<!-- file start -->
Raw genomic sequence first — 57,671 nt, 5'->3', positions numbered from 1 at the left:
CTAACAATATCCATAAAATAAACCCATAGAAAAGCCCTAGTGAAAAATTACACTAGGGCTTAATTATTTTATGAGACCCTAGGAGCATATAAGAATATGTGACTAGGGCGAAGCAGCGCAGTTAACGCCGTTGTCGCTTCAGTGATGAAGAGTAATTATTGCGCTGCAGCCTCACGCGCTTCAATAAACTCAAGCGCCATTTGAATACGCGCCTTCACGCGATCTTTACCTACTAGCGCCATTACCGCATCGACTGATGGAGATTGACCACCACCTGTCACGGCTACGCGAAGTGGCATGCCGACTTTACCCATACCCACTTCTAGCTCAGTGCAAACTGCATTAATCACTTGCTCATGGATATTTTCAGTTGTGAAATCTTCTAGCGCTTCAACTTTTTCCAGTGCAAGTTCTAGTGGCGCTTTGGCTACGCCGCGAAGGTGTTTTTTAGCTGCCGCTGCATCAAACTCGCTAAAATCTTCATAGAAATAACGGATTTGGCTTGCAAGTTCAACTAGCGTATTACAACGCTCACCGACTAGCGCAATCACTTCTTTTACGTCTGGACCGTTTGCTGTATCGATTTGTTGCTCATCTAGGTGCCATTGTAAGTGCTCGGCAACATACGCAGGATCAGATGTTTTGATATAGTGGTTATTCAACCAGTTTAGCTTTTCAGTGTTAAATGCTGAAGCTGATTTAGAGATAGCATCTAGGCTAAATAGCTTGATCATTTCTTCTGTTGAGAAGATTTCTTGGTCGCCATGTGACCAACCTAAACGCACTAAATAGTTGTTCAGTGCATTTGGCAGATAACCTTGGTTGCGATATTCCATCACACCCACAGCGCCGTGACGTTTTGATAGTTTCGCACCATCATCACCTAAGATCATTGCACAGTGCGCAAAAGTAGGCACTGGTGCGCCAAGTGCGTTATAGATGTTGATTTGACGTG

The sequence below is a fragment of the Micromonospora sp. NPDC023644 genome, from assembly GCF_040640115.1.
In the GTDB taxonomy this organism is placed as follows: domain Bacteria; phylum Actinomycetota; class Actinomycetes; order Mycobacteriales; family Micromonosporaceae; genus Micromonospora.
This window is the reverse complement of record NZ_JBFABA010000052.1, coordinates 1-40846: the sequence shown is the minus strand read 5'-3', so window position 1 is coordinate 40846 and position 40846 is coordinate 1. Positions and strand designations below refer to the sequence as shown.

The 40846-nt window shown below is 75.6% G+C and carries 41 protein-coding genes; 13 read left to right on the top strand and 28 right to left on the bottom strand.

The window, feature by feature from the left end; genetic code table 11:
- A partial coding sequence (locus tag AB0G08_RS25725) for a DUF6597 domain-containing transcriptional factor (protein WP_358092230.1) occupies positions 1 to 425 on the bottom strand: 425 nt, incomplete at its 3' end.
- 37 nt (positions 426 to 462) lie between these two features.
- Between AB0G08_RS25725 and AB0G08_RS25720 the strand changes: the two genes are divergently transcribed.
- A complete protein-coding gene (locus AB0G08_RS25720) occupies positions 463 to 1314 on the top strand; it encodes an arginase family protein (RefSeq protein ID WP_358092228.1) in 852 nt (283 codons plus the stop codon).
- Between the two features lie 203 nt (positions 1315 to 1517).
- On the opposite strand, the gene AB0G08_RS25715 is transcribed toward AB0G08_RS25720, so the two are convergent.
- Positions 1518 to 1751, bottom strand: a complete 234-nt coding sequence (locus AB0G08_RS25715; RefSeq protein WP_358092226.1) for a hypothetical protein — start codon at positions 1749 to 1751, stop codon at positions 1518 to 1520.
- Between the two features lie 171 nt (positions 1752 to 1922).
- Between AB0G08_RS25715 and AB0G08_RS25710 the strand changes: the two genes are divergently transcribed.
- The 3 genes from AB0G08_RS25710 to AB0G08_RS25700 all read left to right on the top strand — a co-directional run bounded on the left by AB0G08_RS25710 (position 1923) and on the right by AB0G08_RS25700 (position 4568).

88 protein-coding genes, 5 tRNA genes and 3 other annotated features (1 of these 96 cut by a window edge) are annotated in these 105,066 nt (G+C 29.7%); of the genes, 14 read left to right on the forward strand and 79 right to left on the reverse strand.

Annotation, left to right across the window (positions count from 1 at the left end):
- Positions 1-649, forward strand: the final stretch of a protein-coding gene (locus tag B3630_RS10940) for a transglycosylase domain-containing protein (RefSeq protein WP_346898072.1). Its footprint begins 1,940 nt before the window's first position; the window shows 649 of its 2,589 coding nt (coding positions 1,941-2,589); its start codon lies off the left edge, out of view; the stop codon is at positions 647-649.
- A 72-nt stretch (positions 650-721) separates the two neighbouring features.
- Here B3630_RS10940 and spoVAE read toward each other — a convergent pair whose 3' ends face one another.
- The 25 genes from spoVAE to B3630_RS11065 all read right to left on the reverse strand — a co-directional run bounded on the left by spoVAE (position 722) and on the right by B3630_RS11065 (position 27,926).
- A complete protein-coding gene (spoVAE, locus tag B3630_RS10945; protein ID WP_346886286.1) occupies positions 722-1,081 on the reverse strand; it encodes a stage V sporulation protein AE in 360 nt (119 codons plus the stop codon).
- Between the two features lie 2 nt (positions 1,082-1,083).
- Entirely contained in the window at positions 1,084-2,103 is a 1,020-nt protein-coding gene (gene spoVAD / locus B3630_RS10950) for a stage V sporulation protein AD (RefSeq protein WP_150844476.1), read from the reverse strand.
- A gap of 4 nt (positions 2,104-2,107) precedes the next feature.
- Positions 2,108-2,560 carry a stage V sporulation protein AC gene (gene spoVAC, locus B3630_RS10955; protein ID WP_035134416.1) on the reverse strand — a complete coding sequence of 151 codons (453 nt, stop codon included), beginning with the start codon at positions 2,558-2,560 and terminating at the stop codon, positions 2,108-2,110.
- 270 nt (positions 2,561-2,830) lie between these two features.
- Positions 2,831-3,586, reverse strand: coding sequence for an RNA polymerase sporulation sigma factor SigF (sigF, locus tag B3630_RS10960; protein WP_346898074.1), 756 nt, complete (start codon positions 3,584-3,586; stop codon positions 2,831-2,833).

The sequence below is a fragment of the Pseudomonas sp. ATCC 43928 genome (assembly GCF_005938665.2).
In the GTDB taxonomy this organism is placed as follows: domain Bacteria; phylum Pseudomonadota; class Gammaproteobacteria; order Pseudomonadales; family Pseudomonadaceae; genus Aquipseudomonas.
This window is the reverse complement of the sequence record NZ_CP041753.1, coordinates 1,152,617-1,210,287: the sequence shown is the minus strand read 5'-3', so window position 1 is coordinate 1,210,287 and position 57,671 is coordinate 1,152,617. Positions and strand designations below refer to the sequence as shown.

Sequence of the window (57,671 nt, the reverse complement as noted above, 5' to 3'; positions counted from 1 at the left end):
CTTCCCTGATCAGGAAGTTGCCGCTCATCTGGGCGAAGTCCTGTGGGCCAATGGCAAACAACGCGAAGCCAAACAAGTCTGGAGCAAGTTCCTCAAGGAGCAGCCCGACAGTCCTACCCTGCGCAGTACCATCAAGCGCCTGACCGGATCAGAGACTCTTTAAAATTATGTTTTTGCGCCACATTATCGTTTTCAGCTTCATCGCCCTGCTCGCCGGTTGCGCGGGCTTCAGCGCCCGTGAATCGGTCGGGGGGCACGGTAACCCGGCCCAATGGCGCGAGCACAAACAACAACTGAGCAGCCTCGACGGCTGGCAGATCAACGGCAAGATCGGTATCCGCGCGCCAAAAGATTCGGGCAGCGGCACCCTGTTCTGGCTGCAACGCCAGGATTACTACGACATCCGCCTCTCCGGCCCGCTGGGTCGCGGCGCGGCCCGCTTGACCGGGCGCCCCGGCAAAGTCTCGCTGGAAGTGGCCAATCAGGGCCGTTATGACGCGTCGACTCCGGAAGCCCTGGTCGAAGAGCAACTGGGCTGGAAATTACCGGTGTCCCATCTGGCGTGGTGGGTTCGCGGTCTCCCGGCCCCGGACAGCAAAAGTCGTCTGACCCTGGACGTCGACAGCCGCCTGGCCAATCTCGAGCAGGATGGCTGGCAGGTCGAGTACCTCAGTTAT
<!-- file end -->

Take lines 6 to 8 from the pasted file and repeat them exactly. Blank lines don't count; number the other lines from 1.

The 40846-nt window shown below is 75.6% G+C and carries 41 protein-coding genes; 13 read left to right on the top strand and 28 right to left on the bottom strand.

The window, feature by feature from the left end; genetic code table 11:
- A partial coding sequence (locus tag AB0G08_RS25725) for a DUF6597 domain-containing transcriptional factor (protein WP_358092230.1) occupies positions 1 to 425 on the bottom strand: 425 nt, incomplete at its 3' end.